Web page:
Faculty Friday: Cynthia Chang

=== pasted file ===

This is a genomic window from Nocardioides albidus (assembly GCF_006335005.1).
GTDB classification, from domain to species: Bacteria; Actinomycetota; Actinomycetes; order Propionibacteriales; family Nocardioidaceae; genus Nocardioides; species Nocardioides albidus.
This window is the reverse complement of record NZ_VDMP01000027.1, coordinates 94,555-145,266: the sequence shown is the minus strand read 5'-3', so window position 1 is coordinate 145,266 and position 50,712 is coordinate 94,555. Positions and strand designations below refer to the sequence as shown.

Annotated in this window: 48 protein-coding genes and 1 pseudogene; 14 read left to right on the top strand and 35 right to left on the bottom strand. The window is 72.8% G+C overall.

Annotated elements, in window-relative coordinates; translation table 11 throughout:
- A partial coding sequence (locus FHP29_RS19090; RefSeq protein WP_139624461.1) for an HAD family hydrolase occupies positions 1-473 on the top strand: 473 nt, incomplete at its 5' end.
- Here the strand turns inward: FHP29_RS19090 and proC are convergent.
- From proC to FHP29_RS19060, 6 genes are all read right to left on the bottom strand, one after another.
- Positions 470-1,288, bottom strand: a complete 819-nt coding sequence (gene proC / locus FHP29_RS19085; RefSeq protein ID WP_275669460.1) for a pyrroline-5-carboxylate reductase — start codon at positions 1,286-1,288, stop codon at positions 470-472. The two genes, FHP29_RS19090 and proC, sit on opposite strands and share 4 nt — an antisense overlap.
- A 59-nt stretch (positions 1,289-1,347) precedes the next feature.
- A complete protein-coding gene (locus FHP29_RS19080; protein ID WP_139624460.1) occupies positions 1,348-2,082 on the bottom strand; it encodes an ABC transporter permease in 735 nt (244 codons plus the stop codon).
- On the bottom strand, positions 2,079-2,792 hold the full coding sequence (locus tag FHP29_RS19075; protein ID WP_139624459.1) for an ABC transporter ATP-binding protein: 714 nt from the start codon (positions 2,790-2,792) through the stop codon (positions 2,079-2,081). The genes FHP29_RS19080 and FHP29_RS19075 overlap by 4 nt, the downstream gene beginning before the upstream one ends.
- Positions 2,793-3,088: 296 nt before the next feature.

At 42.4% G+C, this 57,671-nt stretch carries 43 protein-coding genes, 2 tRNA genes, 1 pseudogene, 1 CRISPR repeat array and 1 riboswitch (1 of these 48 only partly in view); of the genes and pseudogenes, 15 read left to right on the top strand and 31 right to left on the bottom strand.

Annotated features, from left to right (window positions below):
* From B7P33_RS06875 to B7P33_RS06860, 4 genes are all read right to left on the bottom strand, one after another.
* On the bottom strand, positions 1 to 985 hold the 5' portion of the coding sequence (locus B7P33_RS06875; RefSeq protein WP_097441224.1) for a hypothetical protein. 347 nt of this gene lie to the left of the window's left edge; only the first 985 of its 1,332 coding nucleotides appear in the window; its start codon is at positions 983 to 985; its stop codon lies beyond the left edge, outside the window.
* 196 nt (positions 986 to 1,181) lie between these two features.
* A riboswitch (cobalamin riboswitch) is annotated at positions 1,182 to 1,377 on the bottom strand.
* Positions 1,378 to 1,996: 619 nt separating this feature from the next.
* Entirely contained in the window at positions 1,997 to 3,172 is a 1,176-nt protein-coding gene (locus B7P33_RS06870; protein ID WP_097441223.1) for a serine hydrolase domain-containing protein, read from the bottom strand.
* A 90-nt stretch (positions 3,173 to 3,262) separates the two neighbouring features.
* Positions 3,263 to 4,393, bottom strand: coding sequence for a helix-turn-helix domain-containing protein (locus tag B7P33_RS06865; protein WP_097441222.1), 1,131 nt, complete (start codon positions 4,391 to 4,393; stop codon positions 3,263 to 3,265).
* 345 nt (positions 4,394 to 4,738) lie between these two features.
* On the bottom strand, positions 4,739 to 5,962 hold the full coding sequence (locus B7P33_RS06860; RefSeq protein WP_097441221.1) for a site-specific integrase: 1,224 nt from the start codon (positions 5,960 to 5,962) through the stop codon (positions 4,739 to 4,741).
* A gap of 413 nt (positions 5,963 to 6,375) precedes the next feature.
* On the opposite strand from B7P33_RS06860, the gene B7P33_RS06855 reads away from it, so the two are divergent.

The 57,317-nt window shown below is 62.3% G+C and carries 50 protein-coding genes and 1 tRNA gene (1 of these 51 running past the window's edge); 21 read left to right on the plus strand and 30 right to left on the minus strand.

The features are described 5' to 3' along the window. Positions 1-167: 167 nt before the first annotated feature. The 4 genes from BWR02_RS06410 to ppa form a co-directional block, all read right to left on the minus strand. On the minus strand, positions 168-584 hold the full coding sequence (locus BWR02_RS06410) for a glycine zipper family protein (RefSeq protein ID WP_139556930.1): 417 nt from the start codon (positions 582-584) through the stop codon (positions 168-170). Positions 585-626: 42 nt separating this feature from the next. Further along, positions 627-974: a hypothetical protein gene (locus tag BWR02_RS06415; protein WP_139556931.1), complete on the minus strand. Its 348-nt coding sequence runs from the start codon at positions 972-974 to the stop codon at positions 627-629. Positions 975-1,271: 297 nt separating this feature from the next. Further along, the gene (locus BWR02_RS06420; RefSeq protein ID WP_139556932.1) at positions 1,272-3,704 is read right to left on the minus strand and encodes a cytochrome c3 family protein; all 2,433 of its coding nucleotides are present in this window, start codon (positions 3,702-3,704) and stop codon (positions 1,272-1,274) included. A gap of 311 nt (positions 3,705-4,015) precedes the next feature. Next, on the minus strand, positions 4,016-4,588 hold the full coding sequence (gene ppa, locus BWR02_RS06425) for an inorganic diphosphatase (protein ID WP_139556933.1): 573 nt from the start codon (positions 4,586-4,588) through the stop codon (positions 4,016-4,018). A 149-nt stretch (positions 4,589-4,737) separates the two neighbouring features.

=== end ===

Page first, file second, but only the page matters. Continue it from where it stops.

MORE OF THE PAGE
When Mount St. Helens erupted in the spring of 1980, over 200 miles of plants and trees were wiped away by wind, lava, and rock. Nearby buildings were buried, and 57 people were killed. A serene and picturesque landscape had turned terrifyingly barren. But researchers have since found a silver lining: the eruption created a great natural experiment. The federal government designated the mountain a national monument, which allowed plants and animals to return naturally — rather than being placed there by people.